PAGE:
• [0010]
    [0010]FIG. 2 depicts a block diagram of an exemplary embodiment of the present invention, showing a hardware device interposed between the lighting device microprocessor and the network control computer; and
  • [0011]
    [0011]FIG. 3 depicts a more detailed block diagram of an exemplary embodiment of a hardware device of the present invention.
  • [0012]
    [0012]FIG. 2 depicts a block diagram of a hardware device CPCM 201 connected to a microprocessor 202. Not shown in FIG. 2 is the lighting device controlled by microprocessor 202. FIG. 2 includes a plurality of signals interfacing between CPCM 201 and microprocessor 202.
  • [0013]
    A decoder 219 and address lines 216 serve to permit communications to and from CPCM 201 over a parallel computer bus as is known in the art. More specifically, CPCM 201 is at a particular address known to microprocessor 202 and that address is asserted on the bus when communications with CPCM 201 are desired by the microprocessor. Several of the address lines are used for a chip select signal 218 and the remainder utilized as signal 216 in order to select the appropriate location within CPCM 201. Typically the most significant bits are utilized to decode as a chip select signal, and any remaining bits of the address are used to identify a location within the CPCM.
  • [0014]
    Signals 214 and 215 represent the data bus exchanging data between microprocessor 202 and CPCM 201. Also in a conventional fashion, read and write signals 213 and 212, respectively, are utilized, and an interrupt signal 211 advises microprocessor 202 when the CPCM 201 wishes to transfer data. A reset signal and clock signal 221 are also used conventionally. Note that preferably clock signal 221 is the same clock signal utilized for both CPCM 201 and microprocessor 202 in order to synchronize the system.
  • [0015]
    Serial interfaces 230 and 231, to and from the control computer respectively, serve to interface the lighting device to the control computer so that the control computer may be configured as in the prior art. More particularly, the control computer need not have any knowledge that the CPCM hardware device 201 has been interposed between the control computer and the lighting device microprocessor 202. Thus, the standard commands that control intensity, timing, etc., as set forth in the exemplary DALI standard described below herein, may be used. Such an arrangement permits the control computer to operate with the same software that it uses in conventional systems, not being concerned with the fact that a separate hardware device has been placed between the light being controlled and the control computer.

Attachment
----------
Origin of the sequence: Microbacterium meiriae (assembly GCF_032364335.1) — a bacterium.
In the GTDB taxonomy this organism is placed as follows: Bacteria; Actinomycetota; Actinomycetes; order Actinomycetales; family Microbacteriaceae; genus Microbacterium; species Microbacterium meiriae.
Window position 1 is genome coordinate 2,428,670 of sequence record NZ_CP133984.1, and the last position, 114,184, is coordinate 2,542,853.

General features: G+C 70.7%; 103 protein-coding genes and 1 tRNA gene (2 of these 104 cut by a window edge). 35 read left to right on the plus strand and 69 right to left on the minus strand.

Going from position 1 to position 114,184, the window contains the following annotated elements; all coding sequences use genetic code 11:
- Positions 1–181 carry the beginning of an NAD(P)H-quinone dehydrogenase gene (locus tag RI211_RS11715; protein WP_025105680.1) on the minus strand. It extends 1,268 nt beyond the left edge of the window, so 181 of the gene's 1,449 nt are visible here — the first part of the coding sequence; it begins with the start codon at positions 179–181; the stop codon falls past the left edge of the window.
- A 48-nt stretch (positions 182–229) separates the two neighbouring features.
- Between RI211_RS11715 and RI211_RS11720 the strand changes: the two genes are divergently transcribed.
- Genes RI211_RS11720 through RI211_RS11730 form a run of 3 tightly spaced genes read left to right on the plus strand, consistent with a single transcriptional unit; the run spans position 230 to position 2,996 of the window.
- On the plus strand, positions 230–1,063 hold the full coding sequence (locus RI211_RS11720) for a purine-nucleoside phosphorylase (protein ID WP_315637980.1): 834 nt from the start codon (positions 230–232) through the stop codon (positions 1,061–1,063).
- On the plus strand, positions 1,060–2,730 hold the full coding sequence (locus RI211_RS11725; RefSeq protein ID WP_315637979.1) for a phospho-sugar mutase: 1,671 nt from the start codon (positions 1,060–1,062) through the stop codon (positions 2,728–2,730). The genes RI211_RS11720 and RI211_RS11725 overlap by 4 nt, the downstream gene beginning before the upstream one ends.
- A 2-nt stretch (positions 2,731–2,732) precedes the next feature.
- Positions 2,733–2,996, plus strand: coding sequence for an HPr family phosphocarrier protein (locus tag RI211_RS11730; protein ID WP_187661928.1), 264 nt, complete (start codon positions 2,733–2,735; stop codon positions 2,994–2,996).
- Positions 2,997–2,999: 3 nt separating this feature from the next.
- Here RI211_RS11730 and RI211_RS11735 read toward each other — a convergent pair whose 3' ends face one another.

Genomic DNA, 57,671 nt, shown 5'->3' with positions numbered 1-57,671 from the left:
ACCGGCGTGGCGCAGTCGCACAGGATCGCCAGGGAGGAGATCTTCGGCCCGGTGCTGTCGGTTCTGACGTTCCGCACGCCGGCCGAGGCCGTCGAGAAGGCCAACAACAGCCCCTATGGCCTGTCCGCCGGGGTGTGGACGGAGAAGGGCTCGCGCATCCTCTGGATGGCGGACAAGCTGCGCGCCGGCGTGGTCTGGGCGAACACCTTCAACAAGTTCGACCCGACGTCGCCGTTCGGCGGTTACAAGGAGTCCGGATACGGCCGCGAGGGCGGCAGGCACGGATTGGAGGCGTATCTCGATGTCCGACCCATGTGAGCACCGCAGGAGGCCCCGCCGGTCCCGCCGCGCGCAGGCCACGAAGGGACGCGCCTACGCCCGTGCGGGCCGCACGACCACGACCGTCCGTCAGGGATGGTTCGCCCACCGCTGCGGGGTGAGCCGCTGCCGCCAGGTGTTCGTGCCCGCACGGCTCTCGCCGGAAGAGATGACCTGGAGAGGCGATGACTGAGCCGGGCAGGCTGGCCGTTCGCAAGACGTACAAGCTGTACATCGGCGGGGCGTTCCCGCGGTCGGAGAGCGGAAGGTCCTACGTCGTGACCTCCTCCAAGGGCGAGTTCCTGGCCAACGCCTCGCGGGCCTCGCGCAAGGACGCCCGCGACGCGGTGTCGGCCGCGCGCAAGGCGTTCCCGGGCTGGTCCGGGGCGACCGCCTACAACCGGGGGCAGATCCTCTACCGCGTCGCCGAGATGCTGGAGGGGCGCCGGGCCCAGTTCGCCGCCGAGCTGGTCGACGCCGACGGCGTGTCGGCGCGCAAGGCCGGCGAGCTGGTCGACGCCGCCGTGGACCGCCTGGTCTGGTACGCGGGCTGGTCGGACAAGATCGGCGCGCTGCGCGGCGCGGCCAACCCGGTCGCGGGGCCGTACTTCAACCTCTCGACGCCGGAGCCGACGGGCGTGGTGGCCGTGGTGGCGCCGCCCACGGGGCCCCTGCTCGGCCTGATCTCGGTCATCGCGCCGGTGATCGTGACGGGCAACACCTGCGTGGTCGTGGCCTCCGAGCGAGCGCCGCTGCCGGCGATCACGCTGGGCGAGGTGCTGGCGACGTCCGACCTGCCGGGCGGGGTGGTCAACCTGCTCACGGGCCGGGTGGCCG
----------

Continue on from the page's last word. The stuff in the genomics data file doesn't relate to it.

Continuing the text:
• [0016]
    Preferably, the arrangement of FIG. 2 implements the exemplary DALI standard interface, which provides for the exchange of commands and data on lines 230 and 231 in a serial fashion. The DALI interface is widely published and available and those who are skilled in the art are typically familiar with the standard.
  • [0017]
    [0017]FIG. 3 represents a more detailed hardware diagram to implement the functions of error detection, serial to parallel conversion, edge detection and arbitration control for signals entering and exiting from the CPCM 201. The host interface 310 transmits and receives parallel data over a PC conventionally.
  • [0018]
    In operation, data is received serially from the control computer and entered into a preshift register 301. The error detection noise filtering and parallel to serial conversion is implemented in conjunction with the pre-shift and shift registers 301 and 302, respectively. The error detection is a hardware circuit that detects particular bit patterns in the incoming data, which violate rules of parity or other error detection techniques.
  • [0019]
    An edge detection circuit 304 helps to further detect certain errors. More specifically, in the exemplary embodiment utilizing the DALI Standard, each bit must have an edge since the data is encoded in a manner that a change of state takes place within each bit. Logical ones have a state transition in a first direction, and logical zeroes in a second direction. The failure to detect such an edge represents an error which should be detected by edge detect circuit 304. A straight forward arrangement of logic circuitry can detect the absence of such an edge, or latch its presence, to ascertain whether an error has occurred.
  • [0020]